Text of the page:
Some amazing things Nikola Tesla invented but never got credit?
In 1898, Tesla demonstrated the first remote controlled model boat at Madison Square Garden.
After all of these technological breakthroughs, Tesla still had not achieved his lifelong dream. All of Tesla’s life, he had dreamt of free wireless energy and other signals to the world.
In 1900, Tesla was backed with $150,000 from J. P. Morgan. Tesla began construction of “Wireless Broadcasting System” tower on Long Island, New York. Tesla intended to use it to link the world’s telephone and telegraph and to transmit pictures, stock reports, and weather information.
The world thought that Tesla was crazy. Transmission of voice and pictures was unheard of in that time. What they didn’t know is that he had already demonstrated the principals behind the radio nearly ten years before Marconi’s supposed invention. In 1943, the year that Tesla died, the Supreme Court ruled that Marconi’s patents invalid due to Tesla’s previous descriptions, but yet most textbooks and encyclopedias credit Marconi.
In his Manhattan lab, Tesla made Earth into and an electric tuning fork. He made a steam driven oscillator vibrate at the frequency of the ground beneath him. The result was a small earthquake in the surrounding city blocks. It was here that he contended that in theory, he could do the same to even split the earth in two. He accurately determined the resonant frequency of Earth almost 60 years before science could confirm it.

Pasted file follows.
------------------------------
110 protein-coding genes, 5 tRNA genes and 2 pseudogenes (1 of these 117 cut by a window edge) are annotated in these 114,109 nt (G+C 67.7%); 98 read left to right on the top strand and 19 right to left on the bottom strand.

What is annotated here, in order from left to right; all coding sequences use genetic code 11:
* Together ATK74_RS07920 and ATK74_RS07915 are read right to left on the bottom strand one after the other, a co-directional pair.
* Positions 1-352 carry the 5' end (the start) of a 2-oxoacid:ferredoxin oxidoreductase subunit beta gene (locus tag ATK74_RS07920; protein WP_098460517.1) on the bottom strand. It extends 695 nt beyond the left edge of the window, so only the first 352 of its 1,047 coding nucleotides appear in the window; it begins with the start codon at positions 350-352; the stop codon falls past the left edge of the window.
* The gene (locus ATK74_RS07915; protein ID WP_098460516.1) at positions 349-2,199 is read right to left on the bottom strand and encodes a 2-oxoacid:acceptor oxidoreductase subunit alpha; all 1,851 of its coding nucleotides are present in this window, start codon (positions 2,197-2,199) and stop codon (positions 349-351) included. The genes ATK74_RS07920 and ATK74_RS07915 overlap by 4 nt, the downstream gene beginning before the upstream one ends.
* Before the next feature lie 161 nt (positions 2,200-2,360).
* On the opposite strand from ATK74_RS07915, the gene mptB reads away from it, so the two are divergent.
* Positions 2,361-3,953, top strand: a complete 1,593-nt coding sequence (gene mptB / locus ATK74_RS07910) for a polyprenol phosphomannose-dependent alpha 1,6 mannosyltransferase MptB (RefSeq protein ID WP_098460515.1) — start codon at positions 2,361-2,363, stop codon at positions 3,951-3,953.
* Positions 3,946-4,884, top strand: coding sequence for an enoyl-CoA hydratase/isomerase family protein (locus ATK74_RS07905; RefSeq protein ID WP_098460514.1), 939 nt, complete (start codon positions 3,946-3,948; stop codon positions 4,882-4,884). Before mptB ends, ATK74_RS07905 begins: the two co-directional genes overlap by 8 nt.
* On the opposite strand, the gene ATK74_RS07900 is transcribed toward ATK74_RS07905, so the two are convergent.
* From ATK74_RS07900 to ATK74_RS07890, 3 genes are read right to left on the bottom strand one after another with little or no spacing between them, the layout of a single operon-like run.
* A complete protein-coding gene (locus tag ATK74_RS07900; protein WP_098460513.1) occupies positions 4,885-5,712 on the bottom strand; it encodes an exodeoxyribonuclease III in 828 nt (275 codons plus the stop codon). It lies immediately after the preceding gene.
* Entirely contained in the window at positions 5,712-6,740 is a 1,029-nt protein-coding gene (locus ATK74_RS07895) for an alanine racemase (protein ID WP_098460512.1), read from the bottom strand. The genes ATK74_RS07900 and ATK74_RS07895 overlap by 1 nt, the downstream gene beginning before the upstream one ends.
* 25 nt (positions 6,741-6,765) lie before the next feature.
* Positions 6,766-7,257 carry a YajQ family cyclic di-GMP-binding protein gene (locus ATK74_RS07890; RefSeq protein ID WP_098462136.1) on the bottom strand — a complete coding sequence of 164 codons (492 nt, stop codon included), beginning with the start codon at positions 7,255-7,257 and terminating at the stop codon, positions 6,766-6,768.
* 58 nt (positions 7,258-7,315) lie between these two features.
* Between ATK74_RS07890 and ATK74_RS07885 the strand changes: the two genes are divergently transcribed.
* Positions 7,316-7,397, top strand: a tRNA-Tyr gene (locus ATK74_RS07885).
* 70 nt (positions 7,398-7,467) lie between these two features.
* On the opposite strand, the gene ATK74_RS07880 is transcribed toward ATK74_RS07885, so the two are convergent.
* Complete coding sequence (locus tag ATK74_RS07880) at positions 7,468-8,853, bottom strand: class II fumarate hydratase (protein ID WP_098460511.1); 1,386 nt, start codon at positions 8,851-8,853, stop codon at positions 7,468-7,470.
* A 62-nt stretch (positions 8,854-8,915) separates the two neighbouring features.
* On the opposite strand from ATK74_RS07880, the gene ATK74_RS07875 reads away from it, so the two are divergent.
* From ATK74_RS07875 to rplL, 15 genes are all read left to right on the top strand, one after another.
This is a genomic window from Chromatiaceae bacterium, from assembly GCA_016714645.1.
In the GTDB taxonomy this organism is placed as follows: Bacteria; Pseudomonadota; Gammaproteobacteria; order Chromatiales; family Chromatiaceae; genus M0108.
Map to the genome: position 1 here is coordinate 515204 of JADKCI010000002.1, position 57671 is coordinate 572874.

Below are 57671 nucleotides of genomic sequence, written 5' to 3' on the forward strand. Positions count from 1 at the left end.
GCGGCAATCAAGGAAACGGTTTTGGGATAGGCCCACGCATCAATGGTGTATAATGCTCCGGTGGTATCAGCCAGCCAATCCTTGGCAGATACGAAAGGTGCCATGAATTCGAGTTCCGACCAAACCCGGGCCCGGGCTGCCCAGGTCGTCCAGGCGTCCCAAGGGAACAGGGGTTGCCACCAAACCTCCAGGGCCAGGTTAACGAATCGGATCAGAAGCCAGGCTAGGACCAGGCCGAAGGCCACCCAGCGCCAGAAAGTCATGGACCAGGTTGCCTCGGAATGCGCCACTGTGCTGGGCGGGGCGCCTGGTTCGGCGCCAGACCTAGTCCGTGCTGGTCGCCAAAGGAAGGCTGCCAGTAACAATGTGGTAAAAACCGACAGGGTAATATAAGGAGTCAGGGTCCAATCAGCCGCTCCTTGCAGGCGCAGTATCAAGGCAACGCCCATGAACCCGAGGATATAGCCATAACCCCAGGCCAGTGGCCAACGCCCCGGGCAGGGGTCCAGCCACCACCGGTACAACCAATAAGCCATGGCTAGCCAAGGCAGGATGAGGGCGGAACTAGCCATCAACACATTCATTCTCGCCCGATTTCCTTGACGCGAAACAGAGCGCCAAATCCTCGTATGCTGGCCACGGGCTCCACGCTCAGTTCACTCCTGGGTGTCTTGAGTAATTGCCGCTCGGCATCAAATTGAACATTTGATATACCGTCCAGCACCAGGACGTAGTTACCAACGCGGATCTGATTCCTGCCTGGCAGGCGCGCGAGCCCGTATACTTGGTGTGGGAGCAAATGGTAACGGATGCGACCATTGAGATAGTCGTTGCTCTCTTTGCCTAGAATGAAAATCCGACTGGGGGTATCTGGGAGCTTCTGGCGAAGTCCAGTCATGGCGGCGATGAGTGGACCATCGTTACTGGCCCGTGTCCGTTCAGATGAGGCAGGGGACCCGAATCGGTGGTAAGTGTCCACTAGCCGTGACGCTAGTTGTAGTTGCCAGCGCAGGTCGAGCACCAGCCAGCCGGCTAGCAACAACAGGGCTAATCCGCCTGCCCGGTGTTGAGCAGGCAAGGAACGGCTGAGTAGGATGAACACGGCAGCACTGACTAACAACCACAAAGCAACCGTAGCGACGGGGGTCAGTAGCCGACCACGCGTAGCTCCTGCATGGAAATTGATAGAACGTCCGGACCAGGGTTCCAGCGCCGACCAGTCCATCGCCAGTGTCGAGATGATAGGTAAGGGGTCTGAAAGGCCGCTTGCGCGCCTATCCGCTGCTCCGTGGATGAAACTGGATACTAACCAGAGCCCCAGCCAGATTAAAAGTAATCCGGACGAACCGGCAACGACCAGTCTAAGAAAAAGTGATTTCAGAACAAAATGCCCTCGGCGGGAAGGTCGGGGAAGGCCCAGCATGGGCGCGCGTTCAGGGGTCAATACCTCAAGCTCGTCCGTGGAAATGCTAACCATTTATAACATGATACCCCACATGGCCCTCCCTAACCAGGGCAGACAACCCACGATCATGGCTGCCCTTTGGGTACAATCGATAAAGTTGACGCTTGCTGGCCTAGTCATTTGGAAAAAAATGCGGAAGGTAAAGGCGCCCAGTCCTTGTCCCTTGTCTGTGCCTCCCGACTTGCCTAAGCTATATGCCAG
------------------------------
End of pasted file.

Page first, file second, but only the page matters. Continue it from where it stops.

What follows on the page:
In his Colorado Springs, Colorado lab, in 1899, Tesla made what he thought was his biggest discovery ever– terrestrial stationary waves. He sent waves of energy through Earth that bounced back to the source. When they came back, he added more electricity to it. He lighted 200 lamps without wires from a distance of 25 miles and created the biggest man-made lightning bolt ever, 130ft. long! That’s a world record still unbroken.
At the beginning of World War I, the government desperately searched for a way to detect German submarines. The government put Thomas Edison in charge of the search for a good method. Tesla proposed the use of energy waves – what we know today as radar – to detect these ships. Edison rejected Tesla’s idea as ludicrous and the world had to wait another 25 years until it was invented.